After decades of achievement in the comics world, Seth continues to refine his stylization of selfhood, off the comics page as well as on it. That is, there is a notable—and often noted—correspondence between the aesthetic of his mid-century comics style (e.g. his “nostalgia for pre-World War II products and buildings” (García 2015: 158)) and the aesthetics of his self-presentation. As stated in no uncertain terms by Simon Grennan (2017): “Seth wants to self-consciously ignore his own experience of any situation that has occurred outside of a definitive group of [North] American situations pre-1955. He aims to represent a subject removed from the effects of any experience of living after 1955.”4 Contemporary photographs of the artist, many of which can be found in issues of Palookaville—where their qualities as stylized representations are heightened—depict him in a suit, a tie, a hat, a pair of glasses, and a coat that together evoke a pre-WWII manner of dress (for example, Palookaville #22, no pag., taken with his wife Tania in her barbershop). When considering his self-presentation in light of his artistic work, one gets the impression that the border between the diegetic spaces he has created in his comics and the stylized world in which he lives and works is a porous one.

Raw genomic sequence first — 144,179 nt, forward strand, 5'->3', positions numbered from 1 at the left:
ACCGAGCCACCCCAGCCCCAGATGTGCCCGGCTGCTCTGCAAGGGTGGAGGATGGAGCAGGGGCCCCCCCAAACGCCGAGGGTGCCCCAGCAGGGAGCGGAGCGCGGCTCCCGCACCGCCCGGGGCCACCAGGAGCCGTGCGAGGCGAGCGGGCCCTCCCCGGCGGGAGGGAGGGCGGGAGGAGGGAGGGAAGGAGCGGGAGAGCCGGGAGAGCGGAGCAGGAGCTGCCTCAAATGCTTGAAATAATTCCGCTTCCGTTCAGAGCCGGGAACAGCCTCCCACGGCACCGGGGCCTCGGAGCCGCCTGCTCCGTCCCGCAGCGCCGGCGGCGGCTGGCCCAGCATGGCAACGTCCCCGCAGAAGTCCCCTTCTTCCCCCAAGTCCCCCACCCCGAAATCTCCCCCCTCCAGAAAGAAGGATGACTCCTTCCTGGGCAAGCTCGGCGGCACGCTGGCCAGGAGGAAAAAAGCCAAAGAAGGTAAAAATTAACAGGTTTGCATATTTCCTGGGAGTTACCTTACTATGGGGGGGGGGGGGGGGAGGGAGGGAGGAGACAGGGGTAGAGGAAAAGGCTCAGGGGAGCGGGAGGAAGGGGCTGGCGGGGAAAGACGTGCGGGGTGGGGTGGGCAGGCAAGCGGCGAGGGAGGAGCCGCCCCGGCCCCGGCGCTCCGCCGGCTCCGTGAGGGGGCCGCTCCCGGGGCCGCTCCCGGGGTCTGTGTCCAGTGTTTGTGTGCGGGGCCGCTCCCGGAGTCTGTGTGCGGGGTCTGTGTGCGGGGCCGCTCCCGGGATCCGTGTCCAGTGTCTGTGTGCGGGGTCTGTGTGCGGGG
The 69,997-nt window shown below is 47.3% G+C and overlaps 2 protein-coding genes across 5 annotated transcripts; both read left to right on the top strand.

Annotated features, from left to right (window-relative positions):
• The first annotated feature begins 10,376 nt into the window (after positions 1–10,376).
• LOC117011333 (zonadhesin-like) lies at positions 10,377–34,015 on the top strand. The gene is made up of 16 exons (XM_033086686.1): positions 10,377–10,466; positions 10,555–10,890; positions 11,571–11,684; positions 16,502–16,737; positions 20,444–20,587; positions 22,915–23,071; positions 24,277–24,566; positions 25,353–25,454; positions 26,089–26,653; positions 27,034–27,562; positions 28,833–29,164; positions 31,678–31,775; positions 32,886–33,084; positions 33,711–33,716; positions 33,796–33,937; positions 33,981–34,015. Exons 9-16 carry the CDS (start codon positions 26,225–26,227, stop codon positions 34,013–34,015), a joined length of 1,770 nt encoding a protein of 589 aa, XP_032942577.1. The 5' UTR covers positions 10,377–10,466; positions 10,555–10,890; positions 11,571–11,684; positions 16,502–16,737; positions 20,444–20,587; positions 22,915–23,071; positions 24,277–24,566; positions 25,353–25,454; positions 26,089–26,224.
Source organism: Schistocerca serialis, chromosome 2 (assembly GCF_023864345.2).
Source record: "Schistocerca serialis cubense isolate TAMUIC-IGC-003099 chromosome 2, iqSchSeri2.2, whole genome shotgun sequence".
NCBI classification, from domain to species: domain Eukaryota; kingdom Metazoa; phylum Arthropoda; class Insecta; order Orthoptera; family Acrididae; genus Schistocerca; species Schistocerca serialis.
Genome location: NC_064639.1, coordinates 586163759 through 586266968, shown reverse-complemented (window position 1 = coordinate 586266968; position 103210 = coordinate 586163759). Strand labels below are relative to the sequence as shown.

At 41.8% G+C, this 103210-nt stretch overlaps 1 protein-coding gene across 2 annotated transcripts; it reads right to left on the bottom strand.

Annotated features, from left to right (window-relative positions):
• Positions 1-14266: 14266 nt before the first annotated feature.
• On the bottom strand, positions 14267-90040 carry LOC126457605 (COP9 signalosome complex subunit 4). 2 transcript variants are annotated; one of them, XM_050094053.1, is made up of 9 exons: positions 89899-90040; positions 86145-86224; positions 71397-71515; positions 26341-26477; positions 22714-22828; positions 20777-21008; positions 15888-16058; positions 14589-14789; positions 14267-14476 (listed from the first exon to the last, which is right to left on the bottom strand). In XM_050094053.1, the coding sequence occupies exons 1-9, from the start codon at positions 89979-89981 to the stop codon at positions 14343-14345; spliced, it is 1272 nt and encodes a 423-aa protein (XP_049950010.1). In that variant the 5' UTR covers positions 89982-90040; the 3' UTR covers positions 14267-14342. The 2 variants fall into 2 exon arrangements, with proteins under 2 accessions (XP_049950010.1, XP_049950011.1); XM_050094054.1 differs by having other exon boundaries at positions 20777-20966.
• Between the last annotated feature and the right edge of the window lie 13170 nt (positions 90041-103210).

There is substantial overlap between the world represented on his comics page and the world inhabited by Seth and his readers. Outside of his comics publications, the artist has created 3D buildings of the fictional town of Dominion that have received attention as art objects in their own right. Josephine Mills (2015) writes: “A fictional city set around the 1950s, Dominion stands in for mid-size Canadian centres of the mid-century era.” As Seth recently reflected, “Dominion has developed into a place where I now know all my stories take place” (qtd. in Chute 2014: 162). Inside of his comics works, the porous boundary between his diegetic spaces and his own stylized selfhood is replicated through various forms of metacommentary on artistic production that draw attention to the roles of fictional creators. In Clyde Fans specifically, this occurs through Simon’s collecting trompe l’oeil postcards from a bygone era; Seth not only includes these, but gives them narrative privilege. But the intention to link diegetic and extradiegetic space, and to invite readers explicitly into the resulting contemplative space, first becomes evident on the cover of the graphic novel and continues through its extensive front matter.